Before I left for work that balmy spring morning in McLean, Virginia, I placed my casually worded note on the kitchen counter where my kids couldn’t miss it.
It was April 1997.
Tyler was 17 and Lora was 15. They had the day off from school with no plans, so I didn’t have to compete with more interesting options. Who knew what made me decide to tell them on this particular day, wondering how they would react to my secret.
Maybe this wouldn’t be a big deal to them, but I was apprehensive.
Friends at work warned me, if I waited too long for this true confession, my children would be angry that I had not trusted them. I always stressed to my children that their only choice was to tell the truth.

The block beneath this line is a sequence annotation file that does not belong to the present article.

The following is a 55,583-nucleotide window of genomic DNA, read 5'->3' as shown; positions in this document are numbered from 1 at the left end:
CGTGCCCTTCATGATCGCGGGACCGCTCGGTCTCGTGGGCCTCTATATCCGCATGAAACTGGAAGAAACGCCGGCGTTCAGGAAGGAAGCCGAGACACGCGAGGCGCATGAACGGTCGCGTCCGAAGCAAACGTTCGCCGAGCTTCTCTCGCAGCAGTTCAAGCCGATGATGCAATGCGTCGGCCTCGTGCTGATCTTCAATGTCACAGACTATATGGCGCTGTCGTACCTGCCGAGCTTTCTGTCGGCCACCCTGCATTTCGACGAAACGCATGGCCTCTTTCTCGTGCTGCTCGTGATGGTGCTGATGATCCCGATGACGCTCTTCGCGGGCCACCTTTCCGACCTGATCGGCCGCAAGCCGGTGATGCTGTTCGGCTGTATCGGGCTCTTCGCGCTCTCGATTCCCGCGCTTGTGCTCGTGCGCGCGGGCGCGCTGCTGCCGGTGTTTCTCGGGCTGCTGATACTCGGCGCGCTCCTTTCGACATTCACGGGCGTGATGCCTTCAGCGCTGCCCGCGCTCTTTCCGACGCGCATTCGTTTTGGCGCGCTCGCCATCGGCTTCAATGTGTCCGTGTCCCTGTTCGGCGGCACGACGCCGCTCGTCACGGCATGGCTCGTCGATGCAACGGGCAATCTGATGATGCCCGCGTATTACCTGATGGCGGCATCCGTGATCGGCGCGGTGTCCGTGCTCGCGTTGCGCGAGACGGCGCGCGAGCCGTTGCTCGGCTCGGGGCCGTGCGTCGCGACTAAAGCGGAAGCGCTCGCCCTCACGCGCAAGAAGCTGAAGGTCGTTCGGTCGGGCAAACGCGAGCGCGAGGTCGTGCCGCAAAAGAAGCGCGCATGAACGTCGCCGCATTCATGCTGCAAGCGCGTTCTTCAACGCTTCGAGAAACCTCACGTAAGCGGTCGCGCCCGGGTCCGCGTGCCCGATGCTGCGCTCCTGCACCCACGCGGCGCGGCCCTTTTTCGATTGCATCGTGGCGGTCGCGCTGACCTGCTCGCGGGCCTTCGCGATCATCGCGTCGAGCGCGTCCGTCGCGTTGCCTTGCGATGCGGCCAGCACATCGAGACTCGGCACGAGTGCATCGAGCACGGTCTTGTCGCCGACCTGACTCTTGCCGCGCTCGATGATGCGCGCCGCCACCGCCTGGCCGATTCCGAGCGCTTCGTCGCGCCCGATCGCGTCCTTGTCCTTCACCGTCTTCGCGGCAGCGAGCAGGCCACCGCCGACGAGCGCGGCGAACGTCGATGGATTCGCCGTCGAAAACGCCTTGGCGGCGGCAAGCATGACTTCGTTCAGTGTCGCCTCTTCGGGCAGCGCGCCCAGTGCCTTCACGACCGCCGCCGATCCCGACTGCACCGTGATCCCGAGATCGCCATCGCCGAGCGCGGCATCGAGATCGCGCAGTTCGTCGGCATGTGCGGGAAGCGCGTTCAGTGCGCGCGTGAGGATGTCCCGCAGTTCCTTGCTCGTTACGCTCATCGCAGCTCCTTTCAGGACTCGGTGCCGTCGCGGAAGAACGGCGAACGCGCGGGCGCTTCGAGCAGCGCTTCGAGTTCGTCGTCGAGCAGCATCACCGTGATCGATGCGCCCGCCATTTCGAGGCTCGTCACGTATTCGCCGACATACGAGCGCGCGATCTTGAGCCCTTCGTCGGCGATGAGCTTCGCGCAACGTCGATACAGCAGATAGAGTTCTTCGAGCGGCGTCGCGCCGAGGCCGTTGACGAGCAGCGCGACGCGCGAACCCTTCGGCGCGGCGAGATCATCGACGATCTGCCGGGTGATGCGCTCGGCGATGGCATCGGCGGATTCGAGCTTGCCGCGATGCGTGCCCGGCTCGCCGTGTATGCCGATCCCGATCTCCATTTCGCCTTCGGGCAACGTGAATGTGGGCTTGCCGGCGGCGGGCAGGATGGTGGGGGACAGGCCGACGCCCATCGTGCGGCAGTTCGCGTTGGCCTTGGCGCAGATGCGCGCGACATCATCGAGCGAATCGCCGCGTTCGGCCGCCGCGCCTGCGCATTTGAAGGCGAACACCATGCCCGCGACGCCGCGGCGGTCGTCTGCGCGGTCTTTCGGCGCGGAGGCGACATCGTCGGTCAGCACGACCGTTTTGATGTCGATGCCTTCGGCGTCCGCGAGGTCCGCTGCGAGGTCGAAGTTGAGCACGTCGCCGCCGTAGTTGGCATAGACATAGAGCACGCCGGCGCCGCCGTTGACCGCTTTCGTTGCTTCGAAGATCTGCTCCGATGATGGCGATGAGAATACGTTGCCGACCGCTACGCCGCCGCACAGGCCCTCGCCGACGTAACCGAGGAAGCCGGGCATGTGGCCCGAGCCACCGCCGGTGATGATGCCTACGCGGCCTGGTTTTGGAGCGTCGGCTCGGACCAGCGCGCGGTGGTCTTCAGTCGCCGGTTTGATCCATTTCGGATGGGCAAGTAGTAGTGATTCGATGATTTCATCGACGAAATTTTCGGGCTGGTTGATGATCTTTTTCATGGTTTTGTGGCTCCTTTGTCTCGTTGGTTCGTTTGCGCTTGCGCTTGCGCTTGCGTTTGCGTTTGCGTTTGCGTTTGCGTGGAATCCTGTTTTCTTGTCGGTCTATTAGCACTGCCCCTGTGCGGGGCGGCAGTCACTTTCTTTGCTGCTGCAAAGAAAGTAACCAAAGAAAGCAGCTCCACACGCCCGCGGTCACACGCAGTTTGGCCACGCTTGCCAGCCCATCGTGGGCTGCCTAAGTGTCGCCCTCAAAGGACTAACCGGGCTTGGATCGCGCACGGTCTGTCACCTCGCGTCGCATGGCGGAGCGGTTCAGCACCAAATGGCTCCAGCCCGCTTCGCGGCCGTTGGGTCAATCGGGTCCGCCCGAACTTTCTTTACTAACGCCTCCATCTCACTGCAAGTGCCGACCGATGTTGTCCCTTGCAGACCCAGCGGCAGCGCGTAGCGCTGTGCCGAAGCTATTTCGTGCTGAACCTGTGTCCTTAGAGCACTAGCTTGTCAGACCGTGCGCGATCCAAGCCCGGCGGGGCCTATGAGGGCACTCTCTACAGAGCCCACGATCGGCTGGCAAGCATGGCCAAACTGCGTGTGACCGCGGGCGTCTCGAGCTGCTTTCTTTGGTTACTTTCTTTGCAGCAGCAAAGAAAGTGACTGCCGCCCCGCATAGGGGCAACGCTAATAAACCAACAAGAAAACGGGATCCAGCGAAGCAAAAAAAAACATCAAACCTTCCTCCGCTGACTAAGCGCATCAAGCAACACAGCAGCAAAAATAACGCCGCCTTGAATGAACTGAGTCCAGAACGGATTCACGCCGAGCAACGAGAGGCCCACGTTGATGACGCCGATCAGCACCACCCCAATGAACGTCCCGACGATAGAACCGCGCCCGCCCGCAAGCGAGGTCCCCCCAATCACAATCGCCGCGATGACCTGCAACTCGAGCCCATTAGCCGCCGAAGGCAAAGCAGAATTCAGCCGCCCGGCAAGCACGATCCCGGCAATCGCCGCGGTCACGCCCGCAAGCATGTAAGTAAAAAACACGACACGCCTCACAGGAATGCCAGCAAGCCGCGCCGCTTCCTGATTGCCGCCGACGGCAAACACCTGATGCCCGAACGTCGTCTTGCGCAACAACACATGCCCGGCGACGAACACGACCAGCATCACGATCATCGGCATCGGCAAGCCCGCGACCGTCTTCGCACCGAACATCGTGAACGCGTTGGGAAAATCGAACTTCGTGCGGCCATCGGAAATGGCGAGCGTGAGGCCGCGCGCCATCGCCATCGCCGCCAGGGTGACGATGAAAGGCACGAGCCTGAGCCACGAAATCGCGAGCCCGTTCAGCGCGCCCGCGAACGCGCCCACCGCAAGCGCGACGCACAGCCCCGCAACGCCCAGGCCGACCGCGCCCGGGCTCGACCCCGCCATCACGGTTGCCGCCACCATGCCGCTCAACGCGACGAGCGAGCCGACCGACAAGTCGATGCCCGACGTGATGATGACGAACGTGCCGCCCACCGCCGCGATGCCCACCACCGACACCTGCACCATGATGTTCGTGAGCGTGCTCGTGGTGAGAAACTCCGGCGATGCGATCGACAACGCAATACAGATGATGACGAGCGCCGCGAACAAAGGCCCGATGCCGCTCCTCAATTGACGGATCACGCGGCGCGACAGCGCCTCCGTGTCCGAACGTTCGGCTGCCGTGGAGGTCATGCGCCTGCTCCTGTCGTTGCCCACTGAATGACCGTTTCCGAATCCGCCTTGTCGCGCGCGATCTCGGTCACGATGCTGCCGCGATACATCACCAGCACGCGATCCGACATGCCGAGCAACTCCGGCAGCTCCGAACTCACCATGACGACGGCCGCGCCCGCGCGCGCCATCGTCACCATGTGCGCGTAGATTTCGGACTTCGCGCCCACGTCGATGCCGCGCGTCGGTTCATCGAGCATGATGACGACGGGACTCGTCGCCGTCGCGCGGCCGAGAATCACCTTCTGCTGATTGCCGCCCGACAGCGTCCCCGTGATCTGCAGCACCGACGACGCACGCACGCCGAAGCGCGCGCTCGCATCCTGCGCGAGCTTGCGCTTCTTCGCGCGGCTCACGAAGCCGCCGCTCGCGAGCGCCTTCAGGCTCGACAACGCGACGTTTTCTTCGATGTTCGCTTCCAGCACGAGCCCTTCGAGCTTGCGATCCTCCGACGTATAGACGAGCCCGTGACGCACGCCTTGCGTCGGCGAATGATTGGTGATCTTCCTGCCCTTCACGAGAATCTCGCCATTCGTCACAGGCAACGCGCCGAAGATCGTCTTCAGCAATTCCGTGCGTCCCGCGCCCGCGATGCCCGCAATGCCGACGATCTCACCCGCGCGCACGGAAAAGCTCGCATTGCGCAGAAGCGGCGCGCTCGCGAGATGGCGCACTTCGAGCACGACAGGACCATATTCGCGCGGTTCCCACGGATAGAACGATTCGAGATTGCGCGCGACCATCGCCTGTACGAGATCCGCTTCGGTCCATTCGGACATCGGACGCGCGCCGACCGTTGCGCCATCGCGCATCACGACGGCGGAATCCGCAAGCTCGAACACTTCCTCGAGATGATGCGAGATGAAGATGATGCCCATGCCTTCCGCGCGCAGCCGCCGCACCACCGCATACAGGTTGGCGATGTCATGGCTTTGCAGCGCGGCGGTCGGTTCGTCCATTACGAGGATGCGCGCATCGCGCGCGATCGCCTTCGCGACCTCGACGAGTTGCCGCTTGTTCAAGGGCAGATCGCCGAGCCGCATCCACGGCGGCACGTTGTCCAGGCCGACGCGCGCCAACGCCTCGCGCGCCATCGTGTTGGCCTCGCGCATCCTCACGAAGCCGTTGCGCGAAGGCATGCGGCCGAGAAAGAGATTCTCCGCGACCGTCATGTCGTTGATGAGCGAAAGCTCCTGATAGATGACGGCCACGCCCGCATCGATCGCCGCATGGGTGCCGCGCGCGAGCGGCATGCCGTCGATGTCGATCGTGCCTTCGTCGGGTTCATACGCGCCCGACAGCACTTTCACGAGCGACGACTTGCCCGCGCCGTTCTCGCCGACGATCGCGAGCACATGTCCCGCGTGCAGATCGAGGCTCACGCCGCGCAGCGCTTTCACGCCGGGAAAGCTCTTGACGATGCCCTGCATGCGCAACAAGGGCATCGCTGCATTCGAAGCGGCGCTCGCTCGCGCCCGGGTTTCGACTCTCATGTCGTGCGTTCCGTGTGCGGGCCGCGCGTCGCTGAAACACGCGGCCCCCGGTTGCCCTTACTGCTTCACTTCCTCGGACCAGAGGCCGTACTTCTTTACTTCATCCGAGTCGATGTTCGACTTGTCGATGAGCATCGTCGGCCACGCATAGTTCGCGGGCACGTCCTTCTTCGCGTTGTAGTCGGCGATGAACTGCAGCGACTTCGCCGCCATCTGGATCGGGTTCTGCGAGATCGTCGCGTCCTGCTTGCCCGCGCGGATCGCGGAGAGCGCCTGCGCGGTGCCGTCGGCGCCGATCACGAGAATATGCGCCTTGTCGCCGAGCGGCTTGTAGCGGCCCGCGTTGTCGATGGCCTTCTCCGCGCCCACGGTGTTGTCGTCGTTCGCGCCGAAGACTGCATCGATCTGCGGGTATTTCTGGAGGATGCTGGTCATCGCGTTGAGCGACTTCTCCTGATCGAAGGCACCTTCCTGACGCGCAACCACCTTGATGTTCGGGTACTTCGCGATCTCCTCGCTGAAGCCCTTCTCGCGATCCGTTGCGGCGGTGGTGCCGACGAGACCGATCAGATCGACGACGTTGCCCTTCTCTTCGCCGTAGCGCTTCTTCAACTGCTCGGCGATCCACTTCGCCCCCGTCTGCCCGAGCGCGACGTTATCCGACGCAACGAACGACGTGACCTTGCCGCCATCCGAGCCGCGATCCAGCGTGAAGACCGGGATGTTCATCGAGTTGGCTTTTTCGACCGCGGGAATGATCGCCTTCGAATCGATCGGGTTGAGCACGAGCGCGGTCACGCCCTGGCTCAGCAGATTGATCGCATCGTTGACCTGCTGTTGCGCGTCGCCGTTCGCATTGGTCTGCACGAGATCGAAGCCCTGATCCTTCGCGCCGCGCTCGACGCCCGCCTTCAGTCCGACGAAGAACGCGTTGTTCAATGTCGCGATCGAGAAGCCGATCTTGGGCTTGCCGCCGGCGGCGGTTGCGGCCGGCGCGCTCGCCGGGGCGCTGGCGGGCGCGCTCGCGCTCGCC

Now I had to admit that I had lied to them.
Lora called me around 10 a.m., having been awakened by her voracious hunger pangs. I replied that I wanted to meet them for lunch because they had a day off for Good Friday. I sensed this aroused her curiosity because I never met them for lunch. She agreed to get Tyler up in time to arrive in McLean by noon. I assured her that Tyler knew where the Roy Rogers was.